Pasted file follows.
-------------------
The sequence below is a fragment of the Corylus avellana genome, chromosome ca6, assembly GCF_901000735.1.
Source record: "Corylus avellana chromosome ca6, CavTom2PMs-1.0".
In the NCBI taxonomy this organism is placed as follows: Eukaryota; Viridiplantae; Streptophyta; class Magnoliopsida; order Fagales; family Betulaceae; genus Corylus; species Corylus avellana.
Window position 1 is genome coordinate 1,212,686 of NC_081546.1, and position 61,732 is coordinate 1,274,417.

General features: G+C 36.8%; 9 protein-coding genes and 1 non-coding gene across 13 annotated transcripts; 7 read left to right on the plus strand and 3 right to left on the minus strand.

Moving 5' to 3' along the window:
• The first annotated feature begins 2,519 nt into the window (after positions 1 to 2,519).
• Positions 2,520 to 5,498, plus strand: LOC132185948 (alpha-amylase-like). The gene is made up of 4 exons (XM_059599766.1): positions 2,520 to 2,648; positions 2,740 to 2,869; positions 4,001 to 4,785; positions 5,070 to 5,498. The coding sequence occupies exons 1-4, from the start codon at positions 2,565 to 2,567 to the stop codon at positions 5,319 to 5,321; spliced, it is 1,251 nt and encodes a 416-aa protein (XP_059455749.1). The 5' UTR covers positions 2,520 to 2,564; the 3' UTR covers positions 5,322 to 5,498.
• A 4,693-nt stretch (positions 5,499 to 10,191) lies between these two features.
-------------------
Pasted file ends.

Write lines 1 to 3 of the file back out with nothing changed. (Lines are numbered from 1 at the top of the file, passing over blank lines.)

The sequence below is a fragment of the Corylus avellana genome, chromosome ca6, assembly GCF_901000735.1.
Source record: "Corylus avellana chromosome ca6, CavTom2PMs-1.0".
In the NCBI taxonomy this organism is placed as follows: Eukaryota; Viridiplantae; Streptophyta; class Magnoliopsida; order Fagales; family Betulaceae; genus Corylus; species Corylus avellana.